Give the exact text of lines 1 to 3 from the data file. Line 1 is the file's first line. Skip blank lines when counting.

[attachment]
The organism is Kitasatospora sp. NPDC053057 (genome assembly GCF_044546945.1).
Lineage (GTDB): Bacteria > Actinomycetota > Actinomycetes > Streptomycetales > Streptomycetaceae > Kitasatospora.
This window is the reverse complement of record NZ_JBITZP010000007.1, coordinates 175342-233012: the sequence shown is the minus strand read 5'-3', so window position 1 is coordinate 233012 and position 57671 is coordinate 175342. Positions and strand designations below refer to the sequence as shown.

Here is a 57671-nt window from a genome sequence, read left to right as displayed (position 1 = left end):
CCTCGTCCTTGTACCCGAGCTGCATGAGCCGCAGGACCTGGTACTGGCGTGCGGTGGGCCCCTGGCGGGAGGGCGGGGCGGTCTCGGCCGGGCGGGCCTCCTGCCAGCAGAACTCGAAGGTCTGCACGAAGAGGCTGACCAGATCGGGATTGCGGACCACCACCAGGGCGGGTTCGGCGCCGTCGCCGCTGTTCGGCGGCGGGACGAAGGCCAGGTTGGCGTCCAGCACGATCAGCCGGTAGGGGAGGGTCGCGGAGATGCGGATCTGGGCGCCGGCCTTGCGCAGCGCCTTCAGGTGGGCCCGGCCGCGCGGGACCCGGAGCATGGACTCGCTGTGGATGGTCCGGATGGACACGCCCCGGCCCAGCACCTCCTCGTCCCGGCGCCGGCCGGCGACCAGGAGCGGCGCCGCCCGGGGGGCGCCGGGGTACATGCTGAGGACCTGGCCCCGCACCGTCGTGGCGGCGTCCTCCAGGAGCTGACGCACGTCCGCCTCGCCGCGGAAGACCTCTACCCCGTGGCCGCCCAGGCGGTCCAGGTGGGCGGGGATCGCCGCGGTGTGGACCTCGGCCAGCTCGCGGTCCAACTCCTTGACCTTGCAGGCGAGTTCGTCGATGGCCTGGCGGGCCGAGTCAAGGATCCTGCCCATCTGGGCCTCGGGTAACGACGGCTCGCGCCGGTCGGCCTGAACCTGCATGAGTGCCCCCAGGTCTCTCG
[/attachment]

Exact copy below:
The organism is Kitasatospora sp. NPDC053057 (genome assembly GCF_044546945.1).
Lineage (GTDB): Bacteria > Actinomycetota > Actinomycetes > Streptomycetales > Streptomycetaceae > Kitasatospora.
This window is the reverse complement of record NZ_JBITZP010000007.1, coordinates 175342-233012: the sequence shown is the minus strand read 5'-3', so window position 1 is coordinate 233012 and position 57671 is coordinate 175342. Positions and strand designations below refer to the sequence as shown.